Pardon our French

FRENCH_featuredYou may have noticed that there is some language mixing on the site.

It’s all right; you’re not imagining that half of the content is available in only one language, or that phrases like notre team are considered 100% acceptable to us. It’s something we’ve made a conscious decision to do, and it’s called mixed bilingualism.

Mixed bilingualism is a method of mixing two different languages in the same space. In a nut shell, you use every opportunity you have to incorporate both languages, and in our case, those are French and English.

That’s where we get page headings like about nous and dans les news. That’s also where we get the occasional page that’s only available in one language, or pages that alternate languages. It’s a way of integrating both languages into the same space, which we feel is important.

And here are a few of our reasons why.

It saves us a ton of work.

We’re a volunteer organization, and we don’t always have a ton of financial or time resources. And, I might add, the Communications team is already carrying more than an equal share of their weight in the FTOÉ context; a ton of what we do is communication and it’s not a huge team. So instead of having our Comms team update two separate and complete websites, we’ve merged them into one, pretty much cutting the web volunteers’ workload in half.

It keeps our volunteers passionate.

I’m about to get real with you: there was a point when every time a Francophone volunteer joined FTOÉ, they would get saddled with translation, because we needed so much of it done. Often, these volunteers would get fed up and go somewhere else where they felt their work was more interesting and valued. It’s a huge shame, because we have so many passionate, brilliantly creative volunteers that want to create original content and get excited about a really tangible contribution that they’ve made. So instead of making our Communications team use almost half of its time doing translation, we’ve decided to create a space where Francophones can create amazing original content in French and have it stay in French, so that they love their work with FTOÉ and stay in the family for longer.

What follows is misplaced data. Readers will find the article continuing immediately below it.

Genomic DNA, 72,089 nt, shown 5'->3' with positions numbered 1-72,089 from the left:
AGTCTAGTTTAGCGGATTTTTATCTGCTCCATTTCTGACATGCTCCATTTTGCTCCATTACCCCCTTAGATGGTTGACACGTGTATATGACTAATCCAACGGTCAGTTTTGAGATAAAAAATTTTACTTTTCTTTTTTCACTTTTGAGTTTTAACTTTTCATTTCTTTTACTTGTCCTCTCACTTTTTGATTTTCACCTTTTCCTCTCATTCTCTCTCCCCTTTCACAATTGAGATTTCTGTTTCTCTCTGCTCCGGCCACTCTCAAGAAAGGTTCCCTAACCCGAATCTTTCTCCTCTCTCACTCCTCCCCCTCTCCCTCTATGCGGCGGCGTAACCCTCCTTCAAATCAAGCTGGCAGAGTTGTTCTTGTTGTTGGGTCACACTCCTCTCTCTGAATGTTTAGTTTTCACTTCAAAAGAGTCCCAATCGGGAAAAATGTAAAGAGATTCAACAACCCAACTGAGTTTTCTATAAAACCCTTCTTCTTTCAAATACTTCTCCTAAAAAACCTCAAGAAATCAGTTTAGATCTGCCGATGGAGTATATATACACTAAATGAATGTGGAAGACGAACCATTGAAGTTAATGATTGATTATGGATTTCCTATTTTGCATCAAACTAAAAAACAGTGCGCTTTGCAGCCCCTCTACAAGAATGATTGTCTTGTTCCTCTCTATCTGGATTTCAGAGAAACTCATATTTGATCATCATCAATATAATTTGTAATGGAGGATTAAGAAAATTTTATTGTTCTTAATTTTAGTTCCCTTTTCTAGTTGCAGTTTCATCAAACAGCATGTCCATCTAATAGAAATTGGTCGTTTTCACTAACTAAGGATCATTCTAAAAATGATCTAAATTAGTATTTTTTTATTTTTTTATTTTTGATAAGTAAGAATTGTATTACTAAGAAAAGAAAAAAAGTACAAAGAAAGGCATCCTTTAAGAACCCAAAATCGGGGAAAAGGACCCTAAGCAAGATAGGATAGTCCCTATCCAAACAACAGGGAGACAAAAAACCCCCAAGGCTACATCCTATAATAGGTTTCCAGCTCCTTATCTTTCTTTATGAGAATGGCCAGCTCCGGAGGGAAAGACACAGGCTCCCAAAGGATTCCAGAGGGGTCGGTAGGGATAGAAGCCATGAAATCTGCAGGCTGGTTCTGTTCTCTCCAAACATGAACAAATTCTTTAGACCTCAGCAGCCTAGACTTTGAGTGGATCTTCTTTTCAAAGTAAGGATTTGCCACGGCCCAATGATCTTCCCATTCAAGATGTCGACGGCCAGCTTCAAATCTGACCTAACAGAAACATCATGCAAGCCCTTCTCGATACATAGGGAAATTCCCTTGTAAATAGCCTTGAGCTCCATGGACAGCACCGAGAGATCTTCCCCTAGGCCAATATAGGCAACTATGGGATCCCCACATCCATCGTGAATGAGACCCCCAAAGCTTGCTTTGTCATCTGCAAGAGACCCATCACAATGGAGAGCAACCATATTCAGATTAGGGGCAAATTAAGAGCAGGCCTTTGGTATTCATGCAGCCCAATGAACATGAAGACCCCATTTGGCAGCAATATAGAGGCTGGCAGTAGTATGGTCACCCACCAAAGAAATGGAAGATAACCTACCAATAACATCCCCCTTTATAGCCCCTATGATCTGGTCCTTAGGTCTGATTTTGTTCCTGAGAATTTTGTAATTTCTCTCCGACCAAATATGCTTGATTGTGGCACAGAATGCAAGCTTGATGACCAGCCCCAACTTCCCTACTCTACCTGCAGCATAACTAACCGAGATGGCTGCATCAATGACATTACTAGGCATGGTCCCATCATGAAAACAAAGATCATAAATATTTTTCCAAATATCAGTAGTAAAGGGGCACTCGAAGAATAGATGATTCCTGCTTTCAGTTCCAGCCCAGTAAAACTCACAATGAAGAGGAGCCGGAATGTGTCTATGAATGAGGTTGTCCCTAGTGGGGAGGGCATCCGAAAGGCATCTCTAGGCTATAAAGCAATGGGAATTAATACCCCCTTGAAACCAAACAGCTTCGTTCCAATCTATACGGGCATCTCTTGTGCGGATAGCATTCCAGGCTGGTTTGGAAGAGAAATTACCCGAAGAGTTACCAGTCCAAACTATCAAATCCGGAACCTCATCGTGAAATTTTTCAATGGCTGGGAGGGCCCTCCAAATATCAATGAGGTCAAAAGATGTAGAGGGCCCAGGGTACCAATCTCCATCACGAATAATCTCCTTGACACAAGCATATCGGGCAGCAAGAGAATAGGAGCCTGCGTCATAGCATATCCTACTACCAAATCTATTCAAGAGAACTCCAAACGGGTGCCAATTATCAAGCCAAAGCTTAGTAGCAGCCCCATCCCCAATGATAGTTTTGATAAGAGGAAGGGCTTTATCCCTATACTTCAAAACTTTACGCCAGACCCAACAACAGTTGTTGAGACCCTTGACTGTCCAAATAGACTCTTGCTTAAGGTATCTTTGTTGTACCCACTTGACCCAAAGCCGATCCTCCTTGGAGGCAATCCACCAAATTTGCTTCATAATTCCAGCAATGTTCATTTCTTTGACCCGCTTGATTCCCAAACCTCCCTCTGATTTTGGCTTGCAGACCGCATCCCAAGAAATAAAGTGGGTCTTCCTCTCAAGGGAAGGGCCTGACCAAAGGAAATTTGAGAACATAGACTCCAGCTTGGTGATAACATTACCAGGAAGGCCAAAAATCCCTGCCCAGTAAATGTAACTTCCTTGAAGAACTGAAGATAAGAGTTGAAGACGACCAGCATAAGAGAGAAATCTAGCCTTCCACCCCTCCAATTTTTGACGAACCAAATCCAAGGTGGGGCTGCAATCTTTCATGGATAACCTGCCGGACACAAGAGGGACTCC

It saves us a ton of space.

In a perfect world, there would be no logistical problems with just putting 100% of the content in both languages, all the time. In reality, there are space limitations, particularly in places like navigation menus! Mixed bilingualism allows us to put everything in a fairly small space and cater to both of our major linguistic audiences. Because, really—how many people don’t at least have a good enough understanding of the other official language to make it through the navigation?

It shows solidarity with our Francophone following.

In many ways, Francophones are still not accommodated in a ton of places, and have to find their own ways to deal with web content. Often, that means keeping translation software handy. The reality is that most Anglophones aren’t used to having to translate content to understand it. We feel that putting the onus on Anglophones once in a while could be a little inconvenient for them, but it also shows solidarity with our Francophone readers. Especially since FTOÉ has not always been a leader in bilingualism—even though we represent a massively bilingual region—we felt that this was a reasonable step to demonstrate that we do, indeed, value our Francophone following and feel grateful for the extra efforts they have often had to put into browsing FTOÉ materials.

So if you were a little confused, we hope this clears it up. We do thank you for your patience during our transition, which wasn’t always the smoothest, and look forward to hearing what you think of the new website!

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